The administration had hoped that over 38 percent, or 2.7 million, of all enrollees in 2014 would be 18 to 35 years old, based on a Congressional Budget Office estimate that 7 million people would sign up by the end of March.
Again, this is not a problem. The insurers are protected by the law: a bailout is guaranteed. The insurers will simply become "pass-through" entities for ObamaCare. The folks who crafted this bill were no dummies, and with a president who was given a free pass on every executive decision modifying the law, things are working out just fine for ObamaCare.

Original Post

The Dickinson Press is reporting: yup, insurers are baffled about the low number of enrollees. Let's count the ways:
  • the websites didn't work
  • the federal website was taken off-line for the first three weeks
  • the ObamaCare website has more security risks than the Target breach
  • original website required private data submission before viewing plans
  • majority of folks who thought they would qualify, do not qualify (income is required)
  • the most affordable plans had a $12,000 annual deductible
But the big reason North Dakota folks did not enroll: with the Bakken boom, everyone in North Dakota is a millionaire (some billionaires) and do not qualify for subsidies, so why sign up?

Just joking. The big reason folks did not enroll: sticker shock.

The insurers are not concerned: the law provides for a bailout if the insurers lose money on this scheme.

In the end, the insurers will simply be "pass-through" entities for national health care.

In case the above link is broken:
The Sanford Health Plan enrolled 92 in North Dakota through the new marketplace exchange.
By the way, Sanford Health has the monopoly in North Dakota for Medicaid; Blue Cross Blue Shield pulled out of Medicaid coverage in North Dakota.


Mainstream media seems to be reporting that the flu season might be earlier and worst than previous seasons. See for yourself at Google flu trends, probably a better source than the government's own statistics. Right now, the flu season this year is much, much less severe than what it was this time last year.


One would think that with the highest corporate tax rate in the world, the US would have no trouble paying universal health care, or at least subsidizing it. 
The U.S. has the highest corporate tax rate in the developed world. After Japan lowered its tax rate last year, the combined federal and average state tax rate of 39.2% in the U.S. was the highest of any nation in the Organization for Economic Co-operation and Development.
Some mega-corporations pay billions of dollars every year in federal and state taxes. In its most recent fiscal year, Exxon Mobil reported $31 billion in corporate income tax expenses.
Some large corporations, on the other hand, paid no taxes at all and even received tax benefits.
General Motors, which had annual revenue of more than $150 billion, received a tax benefit of $28.6 billion. 24/7 Wall St. examined the 10 U.S.-based, publicly traded companies with tax expenses of more than $5 billion in their most recently reported fiscal year, and the 10 companies that received a benefit of at least $5 million.
The ten (10) companies paying the most income tax, from least to most: Microsoft, IBM, Berkshire Hathaway, JPMorgan, ConocoPhillips, Wal-Mart, Wells Fargo, Apple, Chevron, Exxon Mobil. I doubt we will ever see a wind energy or solar energy corporation make the top 10 list.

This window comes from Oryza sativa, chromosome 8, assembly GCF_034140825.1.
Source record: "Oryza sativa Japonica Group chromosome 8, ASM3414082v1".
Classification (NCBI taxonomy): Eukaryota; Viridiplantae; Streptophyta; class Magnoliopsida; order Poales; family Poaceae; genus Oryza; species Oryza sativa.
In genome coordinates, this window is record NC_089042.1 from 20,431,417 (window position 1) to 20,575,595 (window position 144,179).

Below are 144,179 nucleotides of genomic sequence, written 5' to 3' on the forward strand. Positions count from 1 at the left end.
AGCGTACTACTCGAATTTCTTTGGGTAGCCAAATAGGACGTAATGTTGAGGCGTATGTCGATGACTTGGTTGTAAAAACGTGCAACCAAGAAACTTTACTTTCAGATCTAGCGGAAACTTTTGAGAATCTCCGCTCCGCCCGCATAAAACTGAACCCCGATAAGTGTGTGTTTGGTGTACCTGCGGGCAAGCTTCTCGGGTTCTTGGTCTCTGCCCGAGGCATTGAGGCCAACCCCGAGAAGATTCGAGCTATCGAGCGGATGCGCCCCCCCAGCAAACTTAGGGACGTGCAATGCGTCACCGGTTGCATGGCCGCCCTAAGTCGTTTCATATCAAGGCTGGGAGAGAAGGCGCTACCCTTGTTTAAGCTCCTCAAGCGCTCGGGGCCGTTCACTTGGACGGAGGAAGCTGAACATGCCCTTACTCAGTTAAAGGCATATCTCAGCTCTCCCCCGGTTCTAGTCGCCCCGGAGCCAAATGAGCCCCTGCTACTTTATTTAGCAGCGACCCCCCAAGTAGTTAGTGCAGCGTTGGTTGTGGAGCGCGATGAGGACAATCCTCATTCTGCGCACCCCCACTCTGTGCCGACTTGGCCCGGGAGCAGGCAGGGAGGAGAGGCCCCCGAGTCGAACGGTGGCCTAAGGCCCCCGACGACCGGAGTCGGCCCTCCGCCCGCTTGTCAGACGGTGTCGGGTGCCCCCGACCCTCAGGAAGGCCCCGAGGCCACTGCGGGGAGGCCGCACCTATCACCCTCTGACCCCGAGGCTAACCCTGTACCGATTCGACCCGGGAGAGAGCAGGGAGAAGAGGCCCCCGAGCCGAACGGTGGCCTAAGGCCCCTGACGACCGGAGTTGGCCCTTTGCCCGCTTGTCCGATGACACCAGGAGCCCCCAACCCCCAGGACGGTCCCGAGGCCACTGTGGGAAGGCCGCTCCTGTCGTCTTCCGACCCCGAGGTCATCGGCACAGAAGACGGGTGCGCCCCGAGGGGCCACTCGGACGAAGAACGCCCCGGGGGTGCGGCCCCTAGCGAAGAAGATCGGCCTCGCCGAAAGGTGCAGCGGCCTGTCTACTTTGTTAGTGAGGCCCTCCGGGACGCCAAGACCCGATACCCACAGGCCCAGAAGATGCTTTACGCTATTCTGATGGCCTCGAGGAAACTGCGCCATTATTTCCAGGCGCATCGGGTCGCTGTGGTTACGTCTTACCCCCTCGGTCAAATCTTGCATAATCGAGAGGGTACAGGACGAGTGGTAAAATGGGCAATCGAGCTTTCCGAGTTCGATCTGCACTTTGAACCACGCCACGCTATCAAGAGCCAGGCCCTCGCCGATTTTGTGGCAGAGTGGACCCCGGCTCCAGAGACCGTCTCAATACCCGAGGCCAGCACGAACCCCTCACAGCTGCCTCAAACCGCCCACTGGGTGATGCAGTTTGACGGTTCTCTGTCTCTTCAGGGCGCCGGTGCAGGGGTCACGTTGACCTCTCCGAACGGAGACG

Speaking of corporate taxes, these corporations are also well known for philanthropy. As just one minor example, The Bismarck Tribune is reporting:
State leaders recognized an energy company Wednesday for its $1 million contribution to the Housing Incentive Fund which fills out the portion of the fund to be capitalized through tax credits.
Members of the North Dakota Industrial Commission recognized Denver-based QEP Resources for its contribution.
Earlier this week it was announced that the $20 million in state tax credits authorized by the Legislature through taxpayer contributions had been reached. These HIF dollars are in addition to a $15.4 million direct appropriation made to the fund for this biennium.
Gov. Jack Dalrympe said the $1 million from QEP Resources put the fund over the threshold.
I've been remiss in not reporting corporate philanthropy since the boom began -- mostly because it was hardly news -- there were so many companies donating at so many levels. But a reader pointed out that we haven't seen any donations from renewable energy companies in North Dakota. I'll watch for them. North Dakota is one of the leading wind energy states in the US.

Week 2: January 5, 2014 -- January 11, 2014

Spring flooding in the Bakken not a concern?
Abraxas provides an update on the Lillibridge pad
Random look at siting of wells for new KOG Koala pad
Number of active rigs in North Dakota continues to rise despite frigid temperatures
Part 1 of a two-part series on the Bakken -- Mike Filloon

Bakken deals
Emerald Oil acquires 20,800 net acres in McKenzie, Williams counties
Petro-Hunt transferred about 30 wells to Whiting

Fargo, Bismarck top US in low unemployment rates
Williston #1 in North Dakota for taxable sales, purchases for 9th consecutive quarter

For investors only
Disclaimer: this is not an investment site; do not make any investment decisions based on anything you read here or think you might have read here.
Some COP, OXY USA rumors surface late Friday night
ONEOK spins off its natural gas distribution system
Flashback: a look at Hess' 3Q13 earnings conference call transcript

MarketRealist has a 14-part series on the Bakken operators
Blue Buttes oil field has been updated
CLR's density projects listed, linked
Legacy fund?

"The Bakken" puts 16 European refiners out of business